order

Sepiida

82 species

The list of species of Sepiida order

Cuttlefish or cuttles are marine molluscs of the order Sepiida. They belong to the class Cephalopoda, which also includes squid, octopuses, and nautiluses. Cuttlefish have a unique internal shell, the cuttlebone, which is used for control of buoyancy.

Cuttlefish have large, W-shaped pupils, eight arms, and two tentacles furnished with denticulated suckers, with which they secure their prey. They generally range in size from 15 to 25 cm (6 to 10 in), with the largest species, Sepia apama, reaching 50 cm (20 in) in mantle length and over 10.5 kg (23 lb) in mass.

Cuttlefish eat small molluscs, crabs, shrimp, fish, octopus, worms, and other cuttlefish. Their predators include dolphins, sharks, fish, seals, seabirds, and other cuttlefish. The typical life expectancy of a cuttlefish is about 1–2 years. Studies are said to indicate cuttlefish to be among the most intelligent invertebrates. Cuttlefish also have one of the largest brain-to-body size ratios of all invertebrates.

The "cuttle" in cuttlefish comes from the Old English name for the species, cudele, which may be cognate with the Old Norse koddi (cushion) and the Middle Low German Kudel (rag). The Greco-Roman world valued the cuttlefish as a source of the unique brown pigment the creature releases from its siphon when it is alarmed. The word for it in both Greek and Latin, sepia, now refers to the reddish-brown color sepia in English.

The family Sepiidae, which contains all cuttlefish, inhabits tropical and temperate ocean waters. They are mostly shallow-water animals, although they are known to go to depths of about 600 m (2,000 ft). They have an unusual biogeographic pattern; they are present along the coasts of East and South Asia, Western Europe, and the Mediterranean, as well as all coasts of Africa and Australia, but are totally absent from the Americas. By the time the family evolved, ostensibly in the Old World, the North Atlantic possibly had become too cold and deep for these warm-water species to cross. The common cuttlefish (Sepia officinalis), is found in the Mediterranean, North and Baltic seas, although populations may occur as far south as South Africa. They are found in sublittoral depths, between the low tide line and the edge of the continental shelf, to about 180 m (600 ft). The cuttlefish is listed under the Red List category of "least concern" by the IUCN Red List of Threatened Species. This means that while some over-exploitation of the marine animal has occurred in some regions due to large-scale commercial fishing, their wide geographic range prevents them from being too threatened. Ocean acidification, however, caused largely by higher levels of carbon dioxide emitted into the atmosphere, is cited as a potential threat.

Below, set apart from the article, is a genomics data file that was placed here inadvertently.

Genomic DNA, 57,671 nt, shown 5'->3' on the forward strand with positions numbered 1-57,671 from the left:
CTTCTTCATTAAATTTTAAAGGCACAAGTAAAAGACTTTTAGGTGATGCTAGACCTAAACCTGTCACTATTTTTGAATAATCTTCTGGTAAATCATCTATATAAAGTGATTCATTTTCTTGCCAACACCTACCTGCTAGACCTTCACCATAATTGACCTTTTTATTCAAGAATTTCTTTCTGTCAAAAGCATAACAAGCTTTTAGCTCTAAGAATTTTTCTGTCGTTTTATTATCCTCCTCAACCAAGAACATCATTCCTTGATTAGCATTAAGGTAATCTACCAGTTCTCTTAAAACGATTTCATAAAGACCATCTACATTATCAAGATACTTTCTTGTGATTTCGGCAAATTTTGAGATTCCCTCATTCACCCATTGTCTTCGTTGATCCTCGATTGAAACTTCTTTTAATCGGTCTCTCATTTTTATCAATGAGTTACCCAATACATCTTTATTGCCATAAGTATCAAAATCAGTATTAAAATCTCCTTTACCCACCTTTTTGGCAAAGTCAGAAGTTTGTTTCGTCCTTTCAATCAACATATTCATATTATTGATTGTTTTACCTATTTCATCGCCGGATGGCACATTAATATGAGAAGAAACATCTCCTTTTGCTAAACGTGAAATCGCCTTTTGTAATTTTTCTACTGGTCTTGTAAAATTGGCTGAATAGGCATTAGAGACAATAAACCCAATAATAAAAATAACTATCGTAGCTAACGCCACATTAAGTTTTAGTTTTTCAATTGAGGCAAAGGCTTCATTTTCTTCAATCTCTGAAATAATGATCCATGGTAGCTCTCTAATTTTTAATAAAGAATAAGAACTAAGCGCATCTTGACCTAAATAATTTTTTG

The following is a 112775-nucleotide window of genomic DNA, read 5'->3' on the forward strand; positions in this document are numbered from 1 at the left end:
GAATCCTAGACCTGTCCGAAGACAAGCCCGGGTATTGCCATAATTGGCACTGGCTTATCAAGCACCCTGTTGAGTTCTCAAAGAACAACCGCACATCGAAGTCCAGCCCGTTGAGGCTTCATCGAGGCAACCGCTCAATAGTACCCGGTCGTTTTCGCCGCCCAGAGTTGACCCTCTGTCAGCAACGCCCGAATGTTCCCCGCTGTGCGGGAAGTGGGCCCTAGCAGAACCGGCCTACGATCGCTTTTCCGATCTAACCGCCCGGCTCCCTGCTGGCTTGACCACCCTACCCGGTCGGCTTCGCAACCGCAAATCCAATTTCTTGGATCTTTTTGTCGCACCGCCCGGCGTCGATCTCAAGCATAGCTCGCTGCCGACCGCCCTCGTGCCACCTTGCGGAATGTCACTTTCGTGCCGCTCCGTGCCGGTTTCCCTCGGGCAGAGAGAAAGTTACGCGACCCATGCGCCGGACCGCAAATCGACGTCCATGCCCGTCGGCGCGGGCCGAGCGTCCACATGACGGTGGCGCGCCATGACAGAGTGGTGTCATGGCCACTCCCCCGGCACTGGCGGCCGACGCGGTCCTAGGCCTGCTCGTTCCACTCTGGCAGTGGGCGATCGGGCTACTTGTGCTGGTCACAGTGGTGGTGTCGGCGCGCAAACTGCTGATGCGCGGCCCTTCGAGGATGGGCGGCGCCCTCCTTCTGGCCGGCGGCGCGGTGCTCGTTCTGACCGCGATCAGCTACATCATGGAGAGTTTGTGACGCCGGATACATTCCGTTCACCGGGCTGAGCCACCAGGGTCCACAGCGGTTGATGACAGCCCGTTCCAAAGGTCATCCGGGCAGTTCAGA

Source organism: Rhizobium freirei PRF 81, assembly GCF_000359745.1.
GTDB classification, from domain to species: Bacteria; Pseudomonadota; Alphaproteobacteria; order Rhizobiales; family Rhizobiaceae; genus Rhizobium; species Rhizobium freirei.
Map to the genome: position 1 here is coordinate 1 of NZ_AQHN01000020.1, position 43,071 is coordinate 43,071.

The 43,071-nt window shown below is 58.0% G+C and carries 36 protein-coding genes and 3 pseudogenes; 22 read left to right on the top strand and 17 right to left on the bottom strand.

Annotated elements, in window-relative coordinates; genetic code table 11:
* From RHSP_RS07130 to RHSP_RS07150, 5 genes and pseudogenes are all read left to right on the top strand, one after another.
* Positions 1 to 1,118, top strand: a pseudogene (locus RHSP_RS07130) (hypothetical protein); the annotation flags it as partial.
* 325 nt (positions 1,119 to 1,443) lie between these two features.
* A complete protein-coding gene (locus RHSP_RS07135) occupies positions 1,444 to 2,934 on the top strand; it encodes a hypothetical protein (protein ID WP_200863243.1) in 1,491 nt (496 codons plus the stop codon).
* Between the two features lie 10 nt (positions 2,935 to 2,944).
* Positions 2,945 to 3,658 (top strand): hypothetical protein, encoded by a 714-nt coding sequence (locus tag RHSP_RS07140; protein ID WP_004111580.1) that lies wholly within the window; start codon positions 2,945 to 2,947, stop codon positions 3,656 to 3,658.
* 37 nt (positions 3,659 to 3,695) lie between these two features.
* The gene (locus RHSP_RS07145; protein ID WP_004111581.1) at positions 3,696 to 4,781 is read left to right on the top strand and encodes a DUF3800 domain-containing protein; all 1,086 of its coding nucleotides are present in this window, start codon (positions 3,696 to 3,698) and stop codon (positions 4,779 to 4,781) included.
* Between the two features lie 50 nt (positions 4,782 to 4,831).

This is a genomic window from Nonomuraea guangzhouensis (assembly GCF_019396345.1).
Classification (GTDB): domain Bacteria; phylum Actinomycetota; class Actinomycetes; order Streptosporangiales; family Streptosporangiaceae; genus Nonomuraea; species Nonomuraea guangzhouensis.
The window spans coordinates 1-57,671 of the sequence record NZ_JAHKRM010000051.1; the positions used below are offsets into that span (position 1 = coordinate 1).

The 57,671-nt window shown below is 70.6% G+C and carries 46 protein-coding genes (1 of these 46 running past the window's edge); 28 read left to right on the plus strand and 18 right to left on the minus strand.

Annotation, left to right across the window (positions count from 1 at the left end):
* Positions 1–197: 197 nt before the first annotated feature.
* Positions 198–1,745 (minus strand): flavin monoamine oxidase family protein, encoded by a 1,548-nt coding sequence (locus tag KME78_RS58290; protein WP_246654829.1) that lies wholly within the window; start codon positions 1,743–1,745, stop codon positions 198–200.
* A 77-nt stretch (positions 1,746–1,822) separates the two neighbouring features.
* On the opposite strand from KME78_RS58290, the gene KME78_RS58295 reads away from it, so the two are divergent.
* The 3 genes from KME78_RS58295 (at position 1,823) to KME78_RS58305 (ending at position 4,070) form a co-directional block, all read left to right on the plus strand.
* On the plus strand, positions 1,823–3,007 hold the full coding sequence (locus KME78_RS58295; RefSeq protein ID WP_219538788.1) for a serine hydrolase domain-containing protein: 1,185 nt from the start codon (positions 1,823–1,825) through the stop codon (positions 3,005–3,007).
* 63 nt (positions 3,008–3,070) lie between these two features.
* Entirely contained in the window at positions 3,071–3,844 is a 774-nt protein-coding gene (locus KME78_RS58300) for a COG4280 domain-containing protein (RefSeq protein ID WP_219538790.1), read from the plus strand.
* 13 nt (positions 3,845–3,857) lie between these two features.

This is a part of the Wikipedia article used under the Creative Commons Attribution-Sharealike 3.0 Unported License (CC-BY-SA). The full text of the article is here → https://en.wikipedia.org/wiki/Sepiida